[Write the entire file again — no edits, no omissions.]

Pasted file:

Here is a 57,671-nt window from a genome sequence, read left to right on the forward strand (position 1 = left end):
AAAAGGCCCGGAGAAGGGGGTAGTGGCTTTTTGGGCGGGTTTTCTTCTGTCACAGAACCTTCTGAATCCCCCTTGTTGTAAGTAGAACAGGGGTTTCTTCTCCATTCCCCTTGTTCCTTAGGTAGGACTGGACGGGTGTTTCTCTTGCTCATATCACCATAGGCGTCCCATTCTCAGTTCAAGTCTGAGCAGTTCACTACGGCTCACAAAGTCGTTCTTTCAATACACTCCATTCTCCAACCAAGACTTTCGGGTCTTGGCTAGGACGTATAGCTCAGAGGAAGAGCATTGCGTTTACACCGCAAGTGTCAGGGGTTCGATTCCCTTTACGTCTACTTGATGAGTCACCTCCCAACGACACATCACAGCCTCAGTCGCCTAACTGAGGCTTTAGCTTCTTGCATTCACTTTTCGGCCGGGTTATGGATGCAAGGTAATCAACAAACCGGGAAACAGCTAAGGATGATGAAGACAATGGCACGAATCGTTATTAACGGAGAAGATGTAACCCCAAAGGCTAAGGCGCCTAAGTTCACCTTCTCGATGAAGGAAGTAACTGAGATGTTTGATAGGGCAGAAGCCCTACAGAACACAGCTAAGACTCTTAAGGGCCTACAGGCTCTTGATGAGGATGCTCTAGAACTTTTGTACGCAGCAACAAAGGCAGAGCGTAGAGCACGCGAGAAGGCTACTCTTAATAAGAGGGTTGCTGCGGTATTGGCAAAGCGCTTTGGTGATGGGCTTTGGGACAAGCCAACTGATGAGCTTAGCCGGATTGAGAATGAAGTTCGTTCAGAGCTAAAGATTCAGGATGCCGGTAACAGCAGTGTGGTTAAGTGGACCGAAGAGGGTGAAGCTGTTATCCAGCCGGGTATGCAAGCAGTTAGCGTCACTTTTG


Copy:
Here is a 57,671-nt window from a genome sequence, read left to right on the forward strand (position 1 = left end):
AAAAGGCCCGGAGAAGGGGGTAGTGGCTTTTTGGGCGGGTTTTCTTCTGTCACAGAACCTTCTGAATCCCCCTTGTTGTAAGTAGAACAGGGGTTTCTTCTCCATTCCCCTTGTTCCTTAGGTAGGACTGGACGGGTGTTTCTCTTGCTCATATCACCATAGGCGTCCCATTCTCAGTTCAAGTCTGAGCAGTTCACTACGGCTCACAAAGTCGTTCTTTCAATACACTCCATTCTCCAACCAAGACTTTCGGGTCTTGGCTAGGACGTATAGCTCAGAGGAAGAGCATTGCGTTTACACCGCAAGTGTCAGGGGTTCGATTCCCTTTACGTCTACTTGATGAGTCACCTCCCAACGACACATCACAGCCTCAGTCGCCTAACTGAGGCTTTAGCTTCTTGCATTCACTTTTCGGCCGGGTTATGGATGCAAGGTAATCAACAAACCGGGAAACAGCTAAGGATGATGAAGACAATGGCACGAATCGTTATTAACGGAGAAGATGTAACCCCAAAGGCTAAGGCGCCTAAGTTCACCTTCTCGATGAAGGAAGTAACTGAGATGTTTGATAGGGCAGAAGCCCTACAGAACACAGCTAAGACTCTTAAGGGCCTACAGGCTCTTGATGAGGATGCTCTAGAACTTTTGTACGCAGCAACAAAGGCAGAGCGTAGAGCACGCGAGAAGGCTACTCTTAATAAGAGGGTTGCTGCGGTATTGGCAAAGCGCTTTGGTGATGGGCTTTGGGACAAGCCAACTGATGAGCTTAGCCGGATTGAGAATGAAGTTCGTTCAGAGCTAAAGATTCAGGATGCCGGTAACAGCAGTGTGGTTAAGTGGACCGAAGAGGGTGAAGCTGTTATCCAGCCGGGTATGCAAGCAGTTAGCGTCACTTTTG